Since I have served in the Christian ministry for over a decade, I have come across many people with different beliefs. I recently discovered that some people confuse Lutheranism and Non-denominationalism since they have many similarities. However, since I have extensive knowledge of religious studies, I understand they are different. That is why I would like to compare the Non- denominational vs. Lutheran movement.
Lutheranism and Non-denominationalism differ in several ways. One of the major differences between Lutheranism and Non-denominationalism lies in their view of the (Lord’s Supper) Holy Communion. Lutheranism believes in the real presence of the blood and body of Christ in the Eucharist. On the other hand, Non-denominational churches believe that the Holy Communion is taken for memorial purposes, and the body and blood of Jesus are not present in the elements used during the ritual.
In this article, I will shed light on the differences and similarities between Lutherans and Non-denominational. Join me in this exploration and discover the theological comparison between these two movements and which came first between the two. Keep reading to find out what Non-denominational think of Lutherans and much more!
What is the difference between Lutherans and Non- denominational?
There are several differences between Lutheranism and Non-denominationalism. The table below outlines the major differences between Lutheranism and Non-denominationalism.
|Beliefs, values, and practices||Lutherans||Non- denominational|
|Name||The name Lutheran is derived from Martin Luther’s second name. He is the founder of the Lutheran Church, which led Roman Catholics to brand those that embraced his theological ideas as Lutherans. However, Luther preferred to name Evangelical to Lutheran.||The term non-denominational refers to churches that do not associate themselves with any denomination.|
|Origin||The split between the Roman Catholic Church and the Lutherans was officiated with the 1521 Edict of Worms.||Non-denominational Christianity can be traced back to the 18th century. The first Non-denominational movement was the Restoration movement (Stone Campbell Movement), whose followers identified themselves simply as Disciples of Christ or Christians.|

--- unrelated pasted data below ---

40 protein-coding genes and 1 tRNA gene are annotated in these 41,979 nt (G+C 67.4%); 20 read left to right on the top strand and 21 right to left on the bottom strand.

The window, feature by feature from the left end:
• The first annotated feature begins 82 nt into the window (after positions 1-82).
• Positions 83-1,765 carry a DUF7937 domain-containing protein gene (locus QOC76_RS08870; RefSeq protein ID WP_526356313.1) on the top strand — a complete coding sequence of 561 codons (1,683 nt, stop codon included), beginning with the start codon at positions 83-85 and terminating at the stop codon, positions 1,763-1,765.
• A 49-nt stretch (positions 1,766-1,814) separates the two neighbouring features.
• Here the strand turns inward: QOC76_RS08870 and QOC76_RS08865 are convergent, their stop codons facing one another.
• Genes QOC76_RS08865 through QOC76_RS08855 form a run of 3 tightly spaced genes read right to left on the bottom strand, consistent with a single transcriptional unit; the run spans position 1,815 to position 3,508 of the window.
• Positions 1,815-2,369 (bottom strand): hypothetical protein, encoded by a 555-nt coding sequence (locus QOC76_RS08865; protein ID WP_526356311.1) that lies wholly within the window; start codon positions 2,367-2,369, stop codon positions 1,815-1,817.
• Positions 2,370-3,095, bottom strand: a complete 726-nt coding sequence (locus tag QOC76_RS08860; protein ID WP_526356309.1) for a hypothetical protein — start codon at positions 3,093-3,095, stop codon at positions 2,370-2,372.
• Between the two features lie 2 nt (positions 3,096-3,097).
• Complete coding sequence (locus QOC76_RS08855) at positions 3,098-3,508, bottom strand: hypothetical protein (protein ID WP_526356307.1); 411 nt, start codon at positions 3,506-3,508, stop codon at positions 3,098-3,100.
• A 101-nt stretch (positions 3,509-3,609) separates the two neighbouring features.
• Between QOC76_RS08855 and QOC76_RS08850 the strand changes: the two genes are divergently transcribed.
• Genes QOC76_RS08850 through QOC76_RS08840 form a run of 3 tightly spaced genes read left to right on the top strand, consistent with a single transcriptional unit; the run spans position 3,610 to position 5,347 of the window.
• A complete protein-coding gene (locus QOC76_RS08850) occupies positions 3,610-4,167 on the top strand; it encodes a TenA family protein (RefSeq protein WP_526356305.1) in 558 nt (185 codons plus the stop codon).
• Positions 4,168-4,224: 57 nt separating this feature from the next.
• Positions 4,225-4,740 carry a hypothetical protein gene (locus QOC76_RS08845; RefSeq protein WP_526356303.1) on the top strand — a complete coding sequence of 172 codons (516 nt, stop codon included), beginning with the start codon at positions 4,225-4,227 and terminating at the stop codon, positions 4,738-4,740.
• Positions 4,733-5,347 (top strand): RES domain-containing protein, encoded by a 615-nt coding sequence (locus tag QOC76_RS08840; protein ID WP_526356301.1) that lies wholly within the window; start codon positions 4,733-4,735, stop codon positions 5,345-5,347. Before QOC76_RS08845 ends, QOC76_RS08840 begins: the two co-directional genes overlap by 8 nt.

|Early influencers||Martin Luther is the early founder of Lutheranism.||Early influencers in the Non-denominational movement include; Barton Stone and Alexander Campbell.|
|Organization||Lutheran churches exist in districts (synods). Church members (the congregation) vote for pastors.||Non-denominational churches are congregational. A higher authority does not exist in these churches; therefore, the decision-making power lies in the congregation.|
|View of the Eucharist/Lord’s Supper||Lutherans believe in the real presence of the blood and body of Jesus Christ in the Eucharist.||Non-denominational Church teaches that the Lord’s Supper memorializes Christ’s sacrifice. However, His blood and body are absent in the elements used during the Lord’s Supper.|
|Baptism||Lutheran churches practice both infant and adult baptism.||Non-denominational churches baptize adults only.|
|Theological and social worldview||It depends on the district (synod); Evangelical Lutheran Church in America
(ELCA) is moderate to liberal. On the other hand, Lutheran Church–Missouri Synod (LCMS) is conservative.
|Most Non-denominational churches are conservative.|
|View of the End of Times||Lutherans are amillennial. They believe that Jesus will return to judge the living and the dead. However, they do not believe in His 1000-years reign. They believe the 1000 years is the gap between when Jesus ascended into Heaven and when He will return.||Non-denominational churches can be pre-millennial, postmillennial, or amillennial. Adherents of these churches believe that Jesus will return to earth to Judge the living and the dead.|
What are the similarities between Lutheran and Non- denominational?
There are many similarities between Lutheranism and Non-denominationalism. The table below outlines the major similarities between Lutheranism and Non-denominationalism.
|Beliefs, values, and practices||Lutherans||Non- denominational|
|Branch of Christianity||Lutheranism is part of the Protestant Movement.||Non-denominational churches are part of the Protestant Movement.|
|Nature of God||Lutherans are Trinitarian. They believe in God’s triune nature (God the Father, the Son, and the Holy Ghost (Spirit)).||Non-denominational churches are also Trinitarian. They believe in God’s triune nature (God the Father, the Son, and the Holy Ghost (Spirit)).|
|Doctrine of Justification||Lutherans believe that justification is through faith alone in Christ alone.||Non-denominational churches also teach that justification is through faith alone in Christ alone.|
|Bible||Lutherans believe that Bible is the only source of divine authority on all matters of faith.||Non-denominational church adherents also believe that the Bible is the sole source of authority on all matters of faith and church practice.|
|Source of Divine Inspiration||Lutherans believe that Bible is the sole source of divine inspiration for Christians.||Non-denominational churches teach that the Bible is the sole source of divine inspiration.|